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What is the most straightforward method of calling one function inside another?

I have:

function carousel_animation(){

            $(carousel).transition({y: m + '=10', queue: false});

            $('article div').promise().done(function(){
                $(this).transition({x:2000}, 500, 'easeInCirc');
            });

            $('article div').promise().done(function(){
                $(this).css({x:'-500'}).transition({x:'0'}, 1500, 'easeInOutQuart');
                $(carousel_reset).css({opacity:0});

                $(carousel_content)
                .css({opacity:100, duration:1500});
            });

};

and i need to call it inside this function which is triggered by a click:

function carousel_4way (n, el, m) {
        // remove outline from clicked element
        el.blur();

        // animate
        var carousel = '#carousel-4way-nav-' + n
        var carousel_content = '#carousel-4way-' + n
            transitionState  = (transitionState == '-') ? '+' : '-';

        **// I want the function to be placed inside, here**


        transitionState2 = '-';
        transitionState3 = '-';
        transitionState4 = '-';

    };

So it's like a very repetitive function that need to use many times in my code. How do i do that?


I rewrite the code using Robert Koritnik advice and it's working:

function karuzela(n,el,m){  
    var carousel = '#carousel-4way-nav-' + n
    var carousel_content = '#carousel-4way-' + n

    function carousel_4way(){
        el.blur();
            transitionState  = (transitionState == '-') ? '+' : '-';
            $(carousel).transition({y: m + '=10', queue: false});
            };

    function carousel_animation(){

            $('article div').promise().done(function(){
                $(this).transition({x:2000}, 500, 'easeInCirc');
            });
            $('article div').promise().done(function(){
            $(this).css({x:'-500'}).transition({x:'0'}, 1500, 'easeInOutQuart');
            $(carousel_reset).css({opacity:0});
            $(carousel_content)
            .css({opacity:100, duration:1500});
            });

            transitionState2 = '-';
            transitionState3 = '-';
            transitionState4 = '-';

    };
    carousel_4way()
    carousel_animation()
};

However, for now i don't see a way to put those 2 nested functions outside and use them on their own like this:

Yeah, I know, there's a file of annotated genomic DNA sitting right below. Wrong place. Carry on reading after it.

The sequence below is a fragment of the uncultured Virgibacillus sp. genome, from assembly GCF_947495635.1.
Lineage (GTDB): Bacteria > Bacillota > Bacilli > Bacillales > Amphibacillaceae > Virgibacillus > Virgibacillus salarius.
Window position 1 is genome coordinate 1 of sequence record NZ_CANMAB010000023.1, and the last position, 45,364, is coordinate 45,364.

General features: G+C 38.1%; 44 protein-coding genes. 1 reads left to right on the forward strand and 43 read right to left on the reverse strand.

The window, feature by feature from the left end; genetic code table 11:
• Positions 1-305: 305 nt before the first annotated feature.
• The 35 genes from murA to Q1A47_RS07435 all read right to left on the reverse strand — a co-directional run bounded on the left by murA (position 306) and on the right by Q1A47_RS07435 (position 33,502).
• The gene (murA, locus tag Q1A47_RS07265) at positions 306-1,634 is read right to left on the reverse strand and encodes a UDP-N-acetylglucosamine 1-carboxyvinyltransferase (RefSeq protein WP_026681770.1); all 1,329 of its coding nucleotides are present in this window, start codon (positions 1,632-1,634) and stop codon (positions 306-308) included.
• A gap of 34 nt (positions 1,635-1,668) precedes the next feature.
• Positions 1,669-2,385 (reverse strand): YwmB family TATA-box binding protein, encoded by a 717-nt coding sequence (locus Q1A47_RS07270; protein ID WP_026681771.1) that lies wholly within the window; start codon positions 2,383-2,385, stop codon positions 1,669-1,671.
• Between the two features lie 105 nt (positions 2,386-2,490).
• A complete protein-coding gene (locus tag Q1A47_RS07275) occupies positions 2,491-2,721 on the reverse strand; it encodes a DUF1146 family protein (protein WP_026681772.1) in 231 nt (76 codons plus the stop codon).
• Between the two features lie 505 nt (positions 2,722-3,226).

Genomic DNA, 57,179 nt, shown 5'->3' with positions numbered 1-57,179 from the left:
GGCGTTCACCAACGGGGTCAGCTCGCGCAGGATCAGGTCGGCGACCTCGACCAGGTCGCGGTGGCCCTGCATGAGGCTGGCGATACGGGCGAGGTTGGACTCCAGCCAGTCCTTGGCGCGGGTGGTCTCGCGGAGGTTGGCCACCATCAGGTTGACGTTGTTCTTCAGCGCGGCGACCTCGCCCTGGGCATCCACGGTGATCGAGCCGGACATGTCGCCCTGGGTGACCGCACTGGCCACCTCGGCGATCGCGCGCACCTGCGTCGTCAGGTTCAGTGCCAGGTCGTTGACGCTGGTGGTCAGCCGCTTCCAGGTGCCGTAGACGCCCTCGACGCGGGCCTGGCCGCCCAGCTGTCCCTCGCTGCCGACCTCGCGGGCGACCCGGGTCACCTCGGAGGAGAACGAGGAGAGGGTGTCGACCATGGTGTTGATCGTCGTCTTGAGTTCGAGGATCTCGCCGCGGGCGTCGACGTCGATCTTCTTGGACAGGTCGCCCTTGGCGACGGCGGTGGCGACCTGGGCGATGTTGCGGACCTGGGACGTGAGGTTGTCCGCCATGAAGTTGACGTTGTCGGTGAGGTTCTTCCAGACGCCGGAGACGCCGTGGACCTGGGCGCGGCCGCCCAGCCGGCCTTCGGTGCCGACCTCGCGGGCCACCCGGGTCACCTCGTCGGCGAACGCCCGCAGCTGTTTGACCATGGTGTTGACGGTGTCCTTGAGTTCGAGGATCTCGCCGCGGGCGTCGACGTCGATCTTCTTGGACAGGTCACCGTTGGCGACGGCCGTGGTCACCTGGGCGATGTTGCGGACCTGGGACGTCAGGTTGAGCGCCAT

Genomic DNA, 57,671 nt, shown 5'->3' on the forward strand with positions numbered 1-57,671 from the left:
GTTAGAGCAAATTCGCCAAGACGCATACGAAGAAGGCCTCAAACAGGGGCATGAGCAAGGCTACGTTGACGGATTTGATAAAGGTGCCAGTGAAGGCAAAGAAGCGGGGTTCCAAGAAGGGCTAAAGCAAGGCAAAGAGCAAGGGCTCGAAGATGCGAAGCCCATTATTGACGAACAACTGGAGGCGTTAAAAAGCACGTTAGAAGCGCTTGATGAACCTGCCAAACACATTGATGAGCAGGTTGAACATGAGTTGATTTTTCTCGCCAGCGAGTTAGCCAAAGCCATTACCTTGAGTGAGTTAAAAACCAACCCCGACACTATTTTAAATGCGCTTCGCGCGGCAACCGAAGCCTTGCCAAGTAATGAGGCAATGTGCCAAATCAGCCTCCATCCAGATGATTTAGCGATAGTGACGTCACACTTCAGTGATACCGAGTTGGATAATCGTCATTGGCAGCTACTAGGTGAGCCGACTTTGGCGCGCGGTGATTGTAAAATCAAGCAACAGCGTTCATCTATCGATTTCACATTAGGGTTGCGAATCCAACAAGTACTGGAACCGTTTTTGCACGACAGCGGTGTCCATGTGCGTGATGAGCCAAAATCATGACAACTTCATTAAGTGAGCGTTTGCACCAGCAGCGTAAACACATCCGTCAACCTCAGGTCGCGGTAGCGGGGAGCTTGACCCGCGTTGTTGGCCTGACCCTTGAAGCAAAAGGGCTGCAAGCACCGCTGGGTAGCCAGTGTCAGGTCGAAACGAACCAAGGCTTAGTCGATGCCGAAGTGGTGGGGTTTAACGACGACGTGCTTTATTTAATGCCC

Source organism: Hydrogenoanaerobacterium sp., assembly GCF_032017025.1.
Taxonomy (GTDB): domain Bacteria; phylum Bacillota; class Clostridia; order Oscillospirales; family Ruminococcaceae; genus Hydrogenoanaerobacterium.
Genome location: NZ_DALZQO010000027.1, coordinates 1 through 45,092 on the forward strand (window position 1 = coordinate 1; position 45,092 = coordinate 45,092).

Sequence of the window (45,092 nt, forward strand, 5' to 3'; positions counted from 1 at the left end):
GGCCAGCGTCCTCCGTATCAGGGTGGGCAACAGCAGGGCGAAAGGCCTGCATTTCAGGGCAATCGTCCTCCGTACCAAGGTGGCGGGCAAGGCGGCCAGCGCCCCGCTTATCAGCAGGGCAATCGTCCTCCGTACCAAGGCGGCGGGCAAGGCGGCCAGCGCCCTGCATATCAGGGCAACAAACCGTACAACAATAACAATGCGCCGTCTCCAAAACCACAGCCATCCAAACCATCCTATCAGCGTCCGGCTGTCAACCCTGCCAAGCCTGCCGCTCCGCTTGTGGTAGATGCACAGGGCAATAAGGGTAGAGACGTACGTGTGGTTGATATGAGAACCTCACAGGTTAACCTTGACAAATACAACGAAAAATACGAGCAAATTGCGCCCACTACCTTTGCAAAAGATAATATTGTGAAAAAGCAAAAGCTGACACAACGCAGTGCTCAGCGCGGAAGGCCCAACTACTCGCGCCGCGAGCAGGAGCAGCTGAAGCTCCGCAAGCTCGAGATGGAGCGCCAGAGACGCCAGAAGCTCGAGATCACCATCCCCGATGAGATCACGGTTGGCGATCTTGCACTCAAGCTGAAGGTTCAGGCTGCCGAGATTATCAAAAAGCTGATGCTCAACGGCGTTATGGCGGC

function karuzela(n,el,m){
  var carousel = '#carousel-4way-nav-' + n
  var carousel_content = '#carousel-4way-' + n
    carousel_4way()
    carousel_animation()
};
share|improve this question
    
try to learn it from the scratch;kangax.github.com/nfe –  Fredrick Gauss Feb 13 '13 at 13:11

2 Answers 2

up vote 0 down vote accepted

just invoke it

// I want the function to be placed inside, here
carousel_animation()
share|improve this answer
    
that's the exact answer although it seems i had more problems that's why it didn't work for me first time i tried it. anyway thanks for clarifying! –  dyb Feb 13 '13 at 14:32

Problem you're having is variable scope

... and their visibility within individual funcitons. Wheny ou're trying to invoke your function, you're likely getting the error that carousel and other variables aren't defined.

Try changing your function to have this signature:

function carousel_animation(carousel, carousel_content, carousel_reset, m)
{
    ...
}

or since you're generating those selectors from other variables just pass those:

function carousel_animation(n, el, m)
{
    var carousel = '#carousel-4way-nav-' + n;
    var carousel_content = '#carousel-4way-' + n;
    ...
}

This may not be viable for other uses of the same function that we're not aware. But you have to be aware of variable scope. Your carousel variable for instance is local to carousel_4way function so other functions (if not defined within the same function) won't see it. Hence you have to either:

  • put both functions within private function scope and define those variables within the scope so both functions would see then:
  • make shared variables global which is not recommended because that opens a completely different can of worms as unexpected things may start happening to your variable values
share|improve this answer
    
thank you for your comprehensive explanation! it really helped me to understand the problem. i'm not sure if i should mark it as an answer because it's not the exact question but it was very helpful. –  dyb Feb 13 '13 at 14:35
    
@dyb: Users usually accept answers that help them solve their problem. These answers may not directly and literally answer their question but rather lead them to solution. It's like teaching hungry people how to grow their own food instead of bringing it to them. I expected that you already knew how to call a function as provided by accepted answer but it was obvious that just calling it wasn't working. So I tried to help you to resolve your problem so calling your function would work. –  Robert Koritnik Feb 14 '13 at 10:47

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